USrael vs. Palestine: A Two-Faced Rejection of a Two-State Solution (preview)

09/15/20110 Comments


James Corbett
15 September, 2011

Palestinian Authority leader Mahmoud Abbas is scheduled to visit New York next week to unveil a formal bid for Palestinian membership in the United Nations. The bid has been widely reported since its announcement this month and has been fiercely opposed by the United States and Israel, who fear that such a bid represents a unilateral move on the Palestinians' part toward implementing a two-state solution, something that they argue must be the result of negotiations between the parties.

The Palestinians have expressed frustration with Israel's refusal to extend a 10-month moratorium on settlements in areas that are likely to be part of a future Palestinian state, and its rejection of the use of the 1967 borders with land swaps as the basis for a two-state solution.

Now all sides are shaping up for protracted political wrangling as the specter of a Palestinian UN membership bid has upset the balance of power in an already volatile region.

In an Inter-press Service report on the issue, Amos Yadlin, a former head of intelligence for the Israeli Defense Force was quoted as saying that the process threatens to set "the whole middle east" on fire, and former Saudi Ambassador to Washington Prince Turkey al-Faisal has penned an op-ed in the New York Times warning that this move will have a knock-on effect in the region:

"American influence will decline further, Israeli security will be undermined and Iran will be empowered, increasing the chances of another war in the region."

Yet despite the great furor that the proposed membership bid has generated, it is still not clear that even those in the press who are covering the issue understand exactly what the process is in such a situation, or even what forms of UN membership are available.

Earlier this week, I talked to Joe Lauria, UN correspondent for the Wall Street Journal, about what type of membership Palestine is seeking, how that membership is granted, and what the ramifications of attaining that membership would be.


Unconfirmed reports from DEBKAfile are now claiming that Abbas and the Palestinian Authority have conceded to the combined diplomatic pressure of the US, Saudi Arabia, Europe and Egypt, in backing off their quest for full UN membership. If true, it will greatly defuse the situation by avoiding a direct US veto in the Security Council.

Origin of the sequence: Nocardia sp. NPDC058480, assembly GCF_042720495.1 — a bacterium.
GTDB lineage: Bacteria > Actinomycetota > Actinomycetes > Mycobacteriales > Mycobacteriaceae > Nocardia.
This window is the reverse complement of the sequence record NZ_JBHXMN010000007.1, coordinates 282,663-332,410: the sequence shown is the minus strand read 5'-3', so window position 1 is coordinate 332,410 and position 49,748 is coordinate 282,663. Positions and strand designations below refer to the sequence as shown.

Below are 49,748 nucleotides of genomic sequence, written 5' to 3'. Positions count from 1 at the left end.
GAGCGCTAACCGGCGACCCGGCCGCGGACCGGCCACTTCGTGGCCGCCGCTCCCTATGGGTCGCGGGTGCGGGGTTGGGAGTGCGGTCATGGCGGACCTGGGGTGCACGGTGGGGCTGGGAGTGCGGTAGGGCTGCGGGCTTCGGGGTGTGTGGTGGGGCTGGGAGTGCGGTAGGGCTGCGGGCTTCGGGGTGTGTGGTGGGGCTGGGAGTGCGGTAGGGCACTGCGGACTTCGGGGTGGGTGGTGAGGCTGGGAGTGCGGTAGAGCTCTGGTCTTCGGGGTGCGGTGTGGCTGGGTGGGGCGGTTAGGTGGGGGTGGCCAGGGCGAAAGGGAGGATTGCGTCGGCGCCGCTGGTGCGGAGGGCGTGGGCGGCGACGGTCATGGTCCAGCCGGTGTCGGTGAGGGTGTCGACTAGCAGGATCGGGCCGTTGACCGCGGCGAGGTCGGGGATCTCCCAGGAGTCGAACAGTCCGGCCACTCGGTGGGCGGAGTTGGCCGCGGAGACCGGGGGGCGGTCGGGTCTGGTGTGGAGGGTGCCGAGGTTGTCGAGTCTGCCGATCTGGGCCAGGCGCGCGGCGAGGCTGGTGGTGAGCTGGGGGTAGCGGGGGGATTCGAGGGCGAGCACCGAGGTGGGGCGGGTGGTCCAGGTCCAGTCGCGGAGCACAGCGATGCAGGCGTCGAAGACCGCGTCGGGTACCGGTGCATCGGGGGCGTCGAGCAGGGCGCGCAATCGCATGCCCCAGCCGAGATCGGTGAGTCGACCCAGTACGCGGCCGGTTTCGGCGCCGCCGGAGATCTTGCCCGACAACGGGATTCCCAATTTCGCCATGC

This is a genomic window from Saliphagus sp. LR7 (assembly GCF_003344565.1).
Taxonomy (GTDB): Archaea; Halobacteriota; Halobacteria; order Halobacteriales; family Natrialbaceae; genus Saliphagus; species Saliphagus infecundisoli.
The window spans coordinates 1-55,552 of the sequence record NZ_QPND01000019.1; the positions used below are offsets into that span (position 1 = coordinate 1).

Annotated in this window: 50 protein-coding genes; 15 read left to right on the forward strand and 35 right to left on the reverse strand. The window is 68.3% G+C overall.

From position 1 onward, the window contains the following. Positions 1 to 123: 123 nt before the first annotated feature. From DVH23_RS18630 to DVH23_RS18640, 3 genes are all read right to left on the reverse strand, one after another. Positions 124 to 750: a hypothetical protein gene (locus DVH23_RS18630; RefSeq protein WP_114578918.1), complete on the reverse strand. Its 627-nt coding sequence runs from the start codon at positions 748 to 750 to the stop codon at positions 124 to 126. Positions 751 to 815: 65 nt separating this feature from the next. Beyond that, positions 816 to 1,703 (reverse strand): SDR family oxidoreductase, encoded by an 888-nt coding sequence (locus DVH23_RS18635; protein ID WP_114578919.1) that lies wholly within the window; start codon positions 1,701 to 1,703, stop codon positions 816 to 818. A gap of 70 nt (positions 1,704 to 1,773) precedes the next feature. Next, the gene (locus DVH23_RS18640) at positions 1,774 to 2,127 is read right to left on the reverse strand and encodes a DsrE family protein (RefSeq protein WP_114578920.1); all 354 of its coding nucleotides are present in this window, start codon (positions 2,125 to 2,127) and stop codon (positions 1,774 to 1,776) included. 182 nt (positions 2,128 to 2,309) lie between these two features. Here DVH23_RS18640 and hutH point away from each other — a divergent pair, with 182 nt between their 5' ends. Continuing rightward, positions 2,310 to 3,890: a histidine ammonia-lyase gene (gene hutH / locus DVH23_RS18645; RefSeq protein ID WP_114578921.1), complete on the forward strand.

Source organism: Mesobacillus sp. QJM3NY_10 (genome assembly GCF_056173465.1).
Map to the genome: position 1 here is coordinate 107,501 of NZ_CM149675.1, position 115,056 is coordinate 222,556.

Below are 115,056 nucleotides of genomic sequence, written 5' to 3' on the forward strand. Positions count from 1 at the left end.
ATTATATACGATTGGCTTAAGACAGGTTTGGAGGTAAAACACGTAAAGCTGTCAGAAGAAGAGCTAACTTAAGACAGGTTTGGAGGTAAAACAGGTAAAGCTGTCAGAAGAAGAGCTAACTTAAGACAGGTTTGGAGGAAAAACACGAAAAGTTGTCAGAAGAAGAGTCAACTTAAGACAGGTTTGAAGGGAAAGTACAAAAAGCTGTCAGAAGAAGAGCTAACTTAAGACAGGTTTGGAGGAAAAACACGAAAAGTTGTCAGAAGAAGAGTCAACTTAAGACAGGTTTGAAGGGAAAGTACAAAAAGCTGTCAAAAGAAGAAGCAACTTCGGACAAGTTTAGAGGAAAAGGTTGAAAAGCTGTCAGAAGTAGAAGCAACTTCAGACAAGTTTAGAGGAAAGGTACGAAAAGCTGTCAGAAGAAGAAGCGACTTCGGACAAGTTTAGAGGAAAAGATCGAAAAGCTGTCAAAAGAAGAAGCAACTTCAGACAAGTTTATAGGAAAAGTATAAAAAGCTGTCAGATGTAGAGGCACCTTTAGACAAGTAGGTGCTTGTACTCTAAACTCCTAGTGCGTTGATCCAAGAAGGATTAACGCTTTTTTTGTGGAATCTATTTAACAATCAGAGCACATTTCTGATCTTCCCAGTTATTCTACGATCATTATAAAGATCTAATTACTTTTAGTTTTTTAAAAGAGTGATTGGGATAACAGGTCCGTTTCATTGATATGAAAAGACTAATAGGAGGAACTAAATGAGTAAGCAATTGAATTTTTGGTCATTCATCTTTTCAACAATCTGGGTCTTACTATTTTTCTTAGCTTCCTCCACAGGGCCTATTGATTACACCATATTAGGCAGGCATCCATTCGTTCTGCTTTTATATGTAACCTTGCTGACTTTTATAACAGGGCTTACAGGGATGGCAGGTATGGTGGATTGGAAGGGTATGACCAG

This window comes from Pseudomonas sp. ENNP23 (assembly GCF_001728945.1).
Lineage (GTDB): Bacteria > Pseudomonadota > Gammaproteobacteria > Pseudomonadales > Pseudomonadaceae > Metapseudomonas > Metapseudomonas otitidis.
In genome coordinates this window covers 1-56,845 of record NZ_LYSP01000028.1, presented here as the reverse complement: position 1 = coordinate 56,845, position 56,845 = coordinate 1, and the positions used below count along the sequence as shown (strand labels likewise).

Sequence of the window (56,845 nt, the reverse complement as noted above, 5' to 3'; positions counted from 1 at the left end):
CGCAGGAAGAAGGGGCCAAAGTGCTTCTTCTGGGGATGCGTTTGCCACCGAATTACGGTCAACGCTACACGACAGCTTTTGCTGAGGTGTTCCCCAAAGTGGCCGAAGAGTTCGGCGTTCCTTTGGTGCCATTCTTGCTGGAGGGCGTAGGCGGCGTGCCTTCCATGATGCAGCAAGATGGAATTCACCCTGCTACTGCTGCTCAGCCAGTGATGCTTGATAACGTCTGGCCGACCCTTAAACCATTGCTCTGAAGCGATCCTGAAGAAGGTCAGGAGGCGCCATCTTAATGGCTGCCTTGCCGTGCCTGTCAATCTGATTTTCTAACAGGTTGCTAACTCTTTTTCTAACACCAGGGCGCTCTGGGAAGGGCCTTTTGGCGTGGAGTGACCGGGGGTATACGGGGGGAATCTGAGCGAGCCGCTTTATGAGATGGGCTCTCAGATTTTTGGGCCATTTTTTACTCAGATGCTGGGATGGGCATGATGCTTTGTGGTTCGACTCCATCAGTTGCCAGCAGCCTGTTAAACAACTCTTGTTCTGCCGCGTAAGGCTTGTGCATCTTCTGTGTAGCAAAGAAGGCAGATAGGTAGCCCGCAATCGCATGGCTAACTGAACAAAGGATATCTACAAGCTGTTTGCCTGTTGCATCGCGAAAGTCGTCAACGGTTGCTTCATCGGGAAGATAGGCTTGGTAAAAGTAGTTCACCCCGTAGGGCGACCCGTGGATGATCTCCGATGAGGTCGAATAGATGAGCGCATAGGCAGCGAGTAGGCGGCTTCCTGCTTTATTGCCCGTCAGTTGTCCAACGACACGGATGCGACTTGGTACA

Regardless of what form of membership the Palestinians pursue, a vote in favour of observer status by the General Assembly would bolster the Palestinian Authority's negotiating position with Israel and would further isolate the American-Israeli axis, which has already been dealt a number of diplomatic blows this year, including Israel's recent spats with former allies Turkey and Egypt.

Earlier I talked to Pepe Escobar, roving reporter and investigative journalist for the Asia Times Online, about what the Palestinian UN bid means for Israel, and what the likely ramifications this process is likely to have in the region.


It has been almost universally understood that Israel has been becoming increasingly isolated in the region in the wake of the Arab Spring and recent problems with formerly close governments in Istanbul and Cairo have seemed to add to those problems.

Last year, the Israeli Defense Force stormed the Mavi Marmara, one of the ships in the Gaza Freedom Flotilla, killing eight Turkish citizens and one Tusrkish American. A recent UN report alleges that the IDF used excessive force in the raid, causing Turkey to expel the Israeli ambassador earlier this month and demand an apology from the Israeli government.

Then, just one week later, an angry Egyptian crowd stormed the Israeli embassy in Cairo, forcing the majority of Israeli diplomats to flee back to Israel.

These developments have been seen as devestating blows to Israel, and with the added diplomatic pressure of a possible Palestinian UN membership bid, many have begun openly speculating about whether this might be a period in which Israel's role in the middle east will be completely redefined.

Underneath the fiery rhetoric, however, is the reality that the status quo that has existed in the region for decades is unlikely to be upset by these transitory events.

Just this week, Turkey announced its willingness to host a controversial NORAD radar site that is part of a proposed US missile shield that many believe is aimed at intimidating Iran. The shield is a key part of US strategy in maintaining Israel's complete military dominance in the region.

In Egypt, the unruly crowds that stormed the Israeli embassy have been rebuked by the military junta that has effectively been ruling the country for decades. Saying they will take "appropriate measures" to make sure that such a scene does not repeat itself, the incident looks unlikely to fundamentally alter the Egypt/Israeli relationship, at least as long as the military remains in power.

Ultimately, Washington, infamously dominated by the Israeli lobby, and Israel itself have too much invested in the current balance of power in the Middle East for that to be altered so quickly. Although the Palestinian attempt to gain UN membership represents a wild card in the deck, most observers are expecting the hand, once dealt, to come out in favour of the house once again, and for Israel to continue with its illegal land grabs in the West Bank, and its illegal blockade of Gaza with the complete impunity that America's military, economic and geopolitical dominance bring to the table.

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